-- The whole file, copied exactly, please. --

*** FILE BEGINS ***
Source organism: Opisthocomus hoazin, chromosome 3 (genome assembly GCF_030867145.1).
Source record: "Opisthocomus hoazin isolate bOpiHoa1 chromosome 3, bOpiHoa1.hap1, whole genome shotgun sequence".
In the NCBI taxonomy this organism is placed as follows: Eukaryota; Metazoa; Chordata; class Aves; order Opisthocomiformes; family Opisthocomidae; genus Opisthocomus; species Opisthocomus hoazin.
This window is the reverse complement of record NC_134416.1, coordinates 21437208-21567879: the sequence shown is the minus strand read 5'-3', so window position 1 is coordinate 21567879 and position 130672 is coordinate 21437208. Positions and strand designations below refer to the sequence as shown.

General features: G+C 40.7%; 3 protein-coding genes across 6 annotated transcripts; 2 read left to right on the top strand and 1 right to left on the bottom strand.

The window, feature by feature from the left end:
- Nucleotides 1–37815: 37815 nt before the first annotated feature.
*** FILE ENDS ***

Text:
Source organism: Opisthocomus hoazin, chromosome 3 (genome assembly GCF_030867145.1).
Source record: "Opisthocomus hoazin isolate bOpiHoa1 chromosome 3, bOpiHoa1.hap1, whole genome shotgun sequence".
In the NCBI taxonomy this organism is placed as follows: Eukaryota; Metazoa; Chordata; class Aves; order Opisthocomiformes; family Opisthocomidae; genus Opisthocomus; species Opisthocomus hoazin.
This window is the reverse complement of record NC_134416.1, coordinates 21437208-21567879: the sequence shown is the minus strand read 5'-3', so window position 1 is coordinate 21567879 and position 130672 is coordinate 21437208. Positions and strand designations below refer to the sequence as shown.

General features: G+C 40.7%; 3 protein-coding genes across 6 annotated transcripts; 2 read left to right on the top strand and 1 right to left on the bottom strand.

The window, feature by feature from the left end:
- Nucleotides 1–37815: 37815 nt before the first annotated feature.